If I can cook it, you can cook it And I'll travel the world to bring it back home to you.

Rustic French Pate

 
         I discovered this wonderfully different paté almost by accident as you will read in this story. But in casting about for our 12 days of Christmas recipes, I realized it’s just the kind of dish that has Holiday written all over it.  A pate that you can put on a buffet table at a holiday party and watch disappear.  And wonder of wonders, it’s not a paté riddled with fat. In fact the only fat in it is from the ground pork and veal. Nothing else.  So go ahead and make this delicious dish one day this season.  I think you’ll wish me a Merry Christmas when you do. Now here’s the background.

          More often than I’d like, I’ll make something that I think will be what Andrew has taken to call “blogworthy” only to have it crash and burn and not turn out to be at all usable.  Case in point was a recent recipe that caught my eye for “Rustic French Meatloaf”.  I’m all for meatloaf and put it near the top of my comfort food list.

         Unfortunately, “Rustic French Meatloaf”, fell apart while being sliced and looked pretty terrible in every photograph—a kind of gray mass.  The taste, however, was far more interesting than the way it looked.  What made it French were the pistachio nuts and prunes.  Yes, prunes!  The nuts and the fruit added a completely different dimension to the dish.  And so we sat down and enjoyed our dinner and wrote it off as blog fodder.
 The next day however was an entirely different story.  The cold meatloaf was the grandest of pates.  It sliced beautifully and evenly. The pistachios and the prunes provided a beautiful contrast to the meatier ingredients.  Served with slices of ciabatta, it was elegant and delicious. Another day it made a beautiful sandwich.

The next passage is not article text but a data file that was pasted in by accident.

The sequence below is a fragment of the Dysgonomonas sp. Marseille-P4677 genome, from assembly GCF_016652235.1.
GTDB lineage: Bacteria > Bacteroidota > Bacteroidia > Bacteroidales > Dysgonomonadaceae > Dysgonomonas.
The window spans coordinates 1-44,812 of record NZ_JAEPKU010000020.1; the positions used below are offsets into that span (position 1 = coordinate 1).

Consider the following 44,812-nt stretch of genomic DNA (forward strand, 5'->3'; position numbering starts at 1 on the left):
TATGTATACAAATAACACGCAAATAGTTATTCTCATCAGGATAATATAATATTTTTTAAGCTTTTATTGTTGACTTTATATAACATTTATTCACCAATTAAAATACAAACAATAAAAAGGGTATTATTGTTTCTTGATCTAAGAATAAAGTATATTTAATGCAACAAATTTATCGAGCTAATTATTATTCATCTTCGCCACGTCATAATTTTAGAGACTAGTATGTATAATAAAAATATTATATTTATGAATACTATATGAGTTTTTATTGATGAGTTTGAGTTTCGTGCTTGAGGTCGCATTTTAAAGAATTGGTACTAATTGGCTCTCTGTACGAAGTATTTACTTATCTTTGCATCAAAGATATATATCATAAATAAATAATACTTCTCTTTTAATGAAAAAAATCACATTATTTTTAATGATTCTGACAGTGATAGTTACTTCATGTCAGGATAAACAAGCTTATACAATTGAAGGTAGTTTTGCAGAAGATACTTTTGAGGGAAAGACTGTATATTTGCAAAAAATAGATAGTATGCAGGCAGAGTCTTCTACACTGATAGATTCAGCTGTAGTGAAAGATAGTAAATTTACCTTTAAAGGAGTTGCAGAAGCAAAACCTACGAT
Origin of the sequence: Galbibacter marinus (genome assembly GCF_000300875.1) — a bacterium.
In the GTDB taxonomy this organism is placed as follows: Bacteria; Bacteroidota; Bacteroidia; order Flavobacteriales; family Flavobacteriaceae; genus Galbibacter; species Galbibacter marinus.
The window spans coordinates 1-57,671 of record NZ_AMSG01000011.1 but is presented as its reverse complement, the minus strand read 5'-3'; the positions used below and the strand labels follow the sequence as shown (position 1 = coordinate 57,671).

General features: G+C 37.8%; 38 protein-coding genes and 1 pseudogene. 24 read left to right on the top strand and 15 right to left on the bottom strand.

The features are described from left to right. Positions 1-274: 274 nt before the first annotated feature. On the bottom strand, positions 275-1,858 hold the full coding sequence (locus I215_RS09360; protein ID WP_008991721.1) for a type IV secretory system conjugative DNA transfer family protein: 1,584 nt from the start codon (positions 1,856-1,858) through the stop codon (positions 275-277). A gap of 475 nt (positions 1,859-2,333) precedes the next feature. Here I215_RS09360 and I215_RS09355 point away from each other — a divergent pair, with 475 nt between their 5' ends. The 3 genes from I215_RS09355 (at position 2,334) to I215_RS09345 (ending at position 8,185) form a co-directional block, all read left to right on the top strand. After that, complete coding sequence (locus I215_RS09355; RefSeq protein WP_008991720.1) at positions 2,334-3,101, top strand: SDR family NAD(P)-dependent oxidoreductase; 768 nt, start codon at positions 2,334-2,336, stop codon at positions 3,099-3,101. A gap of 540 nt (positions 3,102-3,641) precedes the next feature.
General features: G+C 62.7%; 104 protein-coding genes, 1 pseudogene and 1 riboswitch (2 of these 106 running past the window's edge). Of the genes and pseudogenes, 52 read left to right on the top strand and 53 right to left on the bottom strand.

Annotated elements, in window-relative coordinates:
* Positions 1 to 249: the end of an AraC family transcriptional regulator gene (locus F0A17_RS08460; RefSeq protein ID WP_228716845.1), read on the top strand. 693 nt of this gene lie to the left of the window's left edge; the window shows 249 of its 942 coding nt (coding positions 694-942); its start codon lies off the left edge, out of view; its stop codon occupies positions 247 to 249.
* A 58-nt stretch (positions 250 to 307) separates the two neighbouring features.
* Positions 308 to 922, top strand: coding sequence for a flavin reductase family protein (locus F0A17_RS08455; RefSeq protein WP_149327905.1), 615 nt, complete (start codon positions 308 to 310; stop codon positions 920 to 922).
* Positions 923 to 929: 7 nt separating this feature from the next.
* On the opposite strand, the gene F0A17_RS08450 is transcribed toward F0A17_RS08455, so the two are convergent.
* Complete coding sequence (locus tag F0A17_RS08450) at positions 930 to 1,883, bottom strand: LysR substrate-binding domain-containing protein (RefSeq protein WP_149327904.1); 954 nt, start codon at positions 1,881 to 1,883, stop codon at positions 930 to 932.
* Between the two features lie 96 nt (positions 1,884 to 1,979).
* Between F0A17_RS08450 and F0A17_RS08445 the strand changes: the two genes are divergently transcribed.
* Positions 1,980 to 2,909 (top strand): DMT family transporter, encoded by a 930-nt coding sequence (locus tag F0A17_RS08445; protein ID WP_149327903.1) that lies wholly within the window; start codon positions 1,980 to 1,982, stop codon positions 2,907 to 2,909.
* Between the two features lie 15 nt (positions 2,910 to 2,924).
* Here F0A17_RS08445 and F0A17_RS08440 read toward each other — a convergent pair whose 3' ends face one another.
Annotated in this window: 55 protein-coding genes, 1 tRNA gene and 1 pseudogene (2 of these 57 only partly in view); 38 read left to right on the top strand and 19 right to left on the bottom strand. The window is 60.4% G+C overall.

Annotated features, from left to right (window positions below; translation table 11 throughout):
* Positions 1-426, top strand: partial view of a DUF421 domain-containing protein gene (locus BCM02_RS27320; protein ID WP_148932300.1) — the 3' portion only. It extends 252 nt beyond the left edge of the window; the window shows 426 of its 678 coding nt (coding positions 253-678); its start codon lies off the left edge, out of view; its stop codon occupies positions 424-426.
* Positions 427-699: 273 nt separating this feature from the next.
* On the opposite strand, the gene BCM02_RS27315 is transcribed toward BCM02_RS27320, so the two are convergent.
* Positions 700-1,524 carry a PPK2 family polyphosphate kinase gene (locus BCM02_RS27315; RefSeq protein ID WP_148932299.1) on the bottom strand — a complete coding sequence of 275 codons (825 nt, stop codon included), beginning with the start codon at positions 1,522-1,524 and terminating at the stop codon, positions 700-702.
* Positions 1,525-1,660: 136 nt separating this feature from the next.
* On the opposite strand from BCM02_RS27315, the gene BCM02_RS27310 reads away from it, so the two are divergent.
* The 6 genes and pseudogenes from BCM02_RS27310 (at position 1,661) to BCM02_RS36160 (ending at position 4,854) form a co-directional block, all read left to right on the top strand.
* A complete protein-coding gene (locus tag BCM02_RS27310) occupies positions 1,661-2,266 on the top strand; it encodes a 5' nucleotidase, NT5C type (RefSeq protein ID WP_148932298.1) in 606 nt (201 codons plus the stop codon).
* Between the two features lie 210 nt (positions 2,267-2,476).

Then I realized that this was probably the easiest pate recipe I’d ever made.  Normally the process of making a “Pate de Campagne” is an arduous process involving all kinds of hard-to-find ingredients. Things like ‘caul fat’ spring to mind.  
Here, however, was the very basic recipe for any meatloaf.  Combining the readily available ingredients and cooking them in the oven with no ceremony attached was so simple.  The only time constraint is waiting overnight for the pate to emerge from the refrigerator.  But it’s worth it.  
 


6 thoughts on “Rustic French Pate”

  • I think it's absolutely beautiful. Especially adding the prunes and pistachios, it's a lovely presentation when sliced. Now you serve it with mustard, interesting. And you are right, I saw just recently with all of the holidays specials airing, Jacques Peppin {sic} prepare a Pate that was very involved. I have never tried, I would be left with the entire portion. However, this is quite doable and I am in an adventurous mood. I'll just tell everyone it's the rustic meatloaf….

  • The French pate was a hit at our Xmas party in Westport, CT. Loaf held it's shape and made quite an impression on guests who have learned to expect Feliz Navidad cuisine at my house. Mexican quiche is easier to make, but this recipe was much more special. Thanks Monte. K

  • Karen, so glad it was a hit. I love the pistachio and prune combination. Hope you had a wonderful holiday! We are in Bridgehampton preparing for our Holiday Open House this week. XOXO Monte

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